I think it somewhat depends upon how you hold it. I put my whole hand over the mouse and like the high dome of the deathadder. People who use their fingertips will probably not like the mouse due to the aforementioned button problem, but the lachesis might be better for you.

        As far as the sensor goes, i honestly can't tell the difference. I find that the lachesis laser mouse skips and has a few weird quirks about it that I don't notice with the 3G sensor.

        Another small gripe about the deathadder is it's a dirt magnet. All the little groves between buttons and joints suck in all the dead skin cells and dirt or whatever - even the foot pads and textured surface get a coating of grime very fast. I have to clean it out with a knife every few days.

        Otherwise, I completely agree this mouse is a serious tool for both gaming and day-to-day use.

        Comment


        • #5
          Don't blindly copy marketing speak

          Ok, nice article, but come on, did you really need to copy all the marketing speak? I'm sorry, but I can't take things like 1000Hz Ultra-polling, Hyperesponse buttons, ultra-large non-slip buttons serious. Zero-acoustic Ultraslick Teflon feet? Really? Gold-plated USB connector? For a digital signal? Are you kidding? And even 16-bit wide data path, 6400 frames per second, 60-120 inches per second, while probably true, just sound like they want to convince the easily impressed. Copying that directly from the product page just doesn't seem very professional. I think you should stick to giving your personal impression, only remarking on the things you observe ("the feet really seem much slicker than ordinary mice") or when you know the technical detail is important (like 4000DPI versus 1800DPI).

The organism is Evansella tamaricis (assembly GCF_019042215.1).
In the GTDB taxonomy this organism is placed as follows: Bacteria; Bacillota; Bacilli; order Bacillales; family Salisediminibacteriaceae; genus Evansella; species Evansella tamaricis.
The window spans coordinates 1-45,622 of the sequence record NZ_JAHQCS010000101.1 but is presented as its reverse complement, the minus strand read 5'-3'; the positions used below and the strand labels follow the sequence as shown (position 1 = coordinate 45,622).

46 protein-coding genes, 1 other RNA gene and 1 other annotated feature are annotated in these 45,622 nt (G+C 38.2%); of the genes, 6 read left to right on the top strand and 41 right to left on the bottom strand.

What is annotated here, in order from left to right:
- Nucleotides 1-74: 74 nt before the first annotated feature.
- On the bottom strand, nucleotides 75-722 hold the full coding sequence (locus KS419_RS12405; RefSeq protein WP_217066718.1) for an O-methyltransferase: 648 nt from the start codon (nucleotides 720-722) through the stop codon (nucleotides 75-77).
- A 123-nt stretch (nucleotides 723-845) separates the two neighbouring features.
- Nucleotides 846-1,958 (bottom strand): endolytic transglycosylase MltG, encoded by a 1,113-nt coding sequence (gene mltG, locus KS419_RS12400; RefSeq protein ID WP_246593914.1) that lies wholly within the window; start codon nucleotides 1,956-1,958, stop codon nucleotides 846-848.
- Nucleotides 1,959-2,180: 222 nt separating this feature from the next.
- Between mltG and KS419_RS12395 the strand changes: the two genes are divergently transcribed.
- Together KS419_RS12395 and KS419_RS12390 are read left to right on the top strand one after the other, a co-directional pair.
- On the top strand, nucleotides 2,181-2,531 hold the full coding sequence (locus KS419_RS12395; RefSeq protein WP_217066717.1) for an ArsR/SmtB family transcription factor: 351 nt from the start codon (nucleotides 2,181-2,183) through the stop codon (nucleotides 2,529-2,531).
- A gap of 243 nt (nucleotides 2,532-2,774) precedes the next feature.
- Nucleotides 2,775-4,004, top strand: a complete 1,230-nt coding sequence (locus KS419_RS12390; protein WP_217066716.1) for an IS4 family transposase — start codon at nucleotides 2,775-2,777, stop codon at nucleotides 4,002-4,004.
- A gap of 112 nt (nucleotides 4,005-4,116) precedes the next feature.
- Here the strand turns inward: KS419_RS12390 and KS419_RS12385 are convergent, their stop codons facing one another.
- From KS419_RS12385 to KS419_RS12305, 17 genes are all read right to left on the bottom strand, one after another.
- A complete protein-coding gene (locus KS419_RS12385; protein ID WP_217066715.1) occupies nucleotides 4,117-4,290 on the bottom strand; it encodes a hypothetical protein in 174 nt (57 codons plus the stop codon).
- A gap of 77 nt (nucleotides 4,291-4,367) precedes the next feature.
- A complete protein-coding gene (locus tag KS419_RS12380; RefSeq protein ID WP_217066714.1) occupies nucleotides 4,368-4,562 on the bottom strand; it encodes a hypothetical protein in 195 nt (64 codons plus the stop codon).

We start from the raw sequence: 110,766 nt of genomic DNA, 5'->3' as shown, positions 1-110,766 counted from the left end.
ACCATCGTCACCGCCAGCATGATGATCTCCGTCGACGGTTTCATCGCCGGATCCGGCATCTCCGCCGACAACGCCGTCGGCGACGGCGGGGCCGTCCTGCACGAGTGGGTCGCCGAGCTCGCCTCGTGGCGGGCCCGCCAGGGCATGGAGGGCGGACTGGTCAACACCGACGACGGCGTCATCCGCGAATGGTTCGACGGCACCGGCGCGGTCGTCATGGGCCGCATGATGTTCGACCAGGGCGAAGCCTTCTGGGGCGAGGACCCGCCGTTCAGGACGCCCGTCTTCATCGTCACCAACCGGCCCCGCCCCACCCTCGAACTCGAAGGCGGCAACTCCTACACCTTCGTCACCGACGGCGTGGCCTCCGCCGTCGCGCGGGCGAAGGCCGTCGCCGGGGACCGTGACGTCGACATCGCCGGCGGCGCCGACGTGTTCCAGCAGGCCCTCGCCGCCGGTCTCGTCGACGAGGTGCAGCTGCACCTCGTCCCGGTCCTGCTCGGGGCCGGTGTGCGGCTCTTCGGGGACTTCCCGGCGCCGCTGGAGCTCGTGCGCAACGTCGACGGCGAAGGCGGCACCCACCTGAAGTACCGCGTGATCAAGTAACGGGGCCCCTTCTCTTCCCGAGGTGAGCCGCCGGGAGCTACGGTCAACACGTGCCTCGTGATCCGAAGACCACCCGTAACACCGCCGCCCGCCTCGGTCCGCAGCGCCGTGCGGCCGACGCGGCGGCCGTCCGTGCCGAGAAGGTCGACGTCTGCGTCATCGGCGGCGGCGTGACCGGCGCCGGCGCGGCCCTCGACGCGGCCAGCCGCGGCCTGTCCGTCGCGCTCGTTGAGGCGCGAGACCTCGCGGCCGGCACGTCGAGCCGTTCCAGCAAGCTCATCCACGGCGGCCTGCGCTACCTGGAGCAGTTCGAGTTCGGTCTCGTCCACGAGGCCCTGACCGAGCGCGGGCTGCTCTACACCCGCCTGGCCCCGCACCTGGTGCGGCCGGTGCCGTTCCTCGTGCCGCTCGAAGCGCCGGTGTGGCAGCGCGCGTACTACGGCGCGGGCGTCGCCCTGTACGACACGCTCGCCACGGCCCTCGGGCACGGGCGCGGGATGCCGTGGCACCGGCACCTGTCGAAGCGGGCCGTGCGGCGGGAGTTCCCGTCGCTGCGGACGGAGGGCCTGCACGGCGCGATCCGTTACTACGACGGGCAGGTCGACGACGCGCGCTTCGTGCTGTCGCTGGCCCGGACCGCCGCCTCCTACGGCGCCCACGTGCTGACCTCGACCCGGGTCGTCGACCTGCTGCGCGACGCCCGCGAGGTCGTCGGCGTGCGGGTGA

Comment


          • #6
            I've got the little Razor Orochi Bluetooth mouse. It also works fine under Linux, both in Bluetooth and cable mode. Just in case anyone was wondering about it.

            It has a quirk however: If you use it via Bluetooth and then plug the cable in, it works fine. If you unplug the cable, it doesn't work via Bluetooth until you restart the computer. It connects, but no pointer motion. Not really a big issue though.

            Comment


            • #7
              My god, I can't believe you like using this mouse on Linux.

              I bought the 3500dpi, 1000hz Razer Deathadder. The speed is RIDICULOUSLY fast, and no amount of Xorg.conf tweaking seems to fix this. I can turn down the speed within Gnome, but it's still terribly sensitive.

              This works really well in games (I can finally use the railgun in Quake Live) but for ordinary desktop use it's a pain. The Nextgen Razer Configuration tool simply doesn't work with my mouse - won't recognise it. So I can't turn down the resolution or polling rate or whatever to decrease the sensitivity.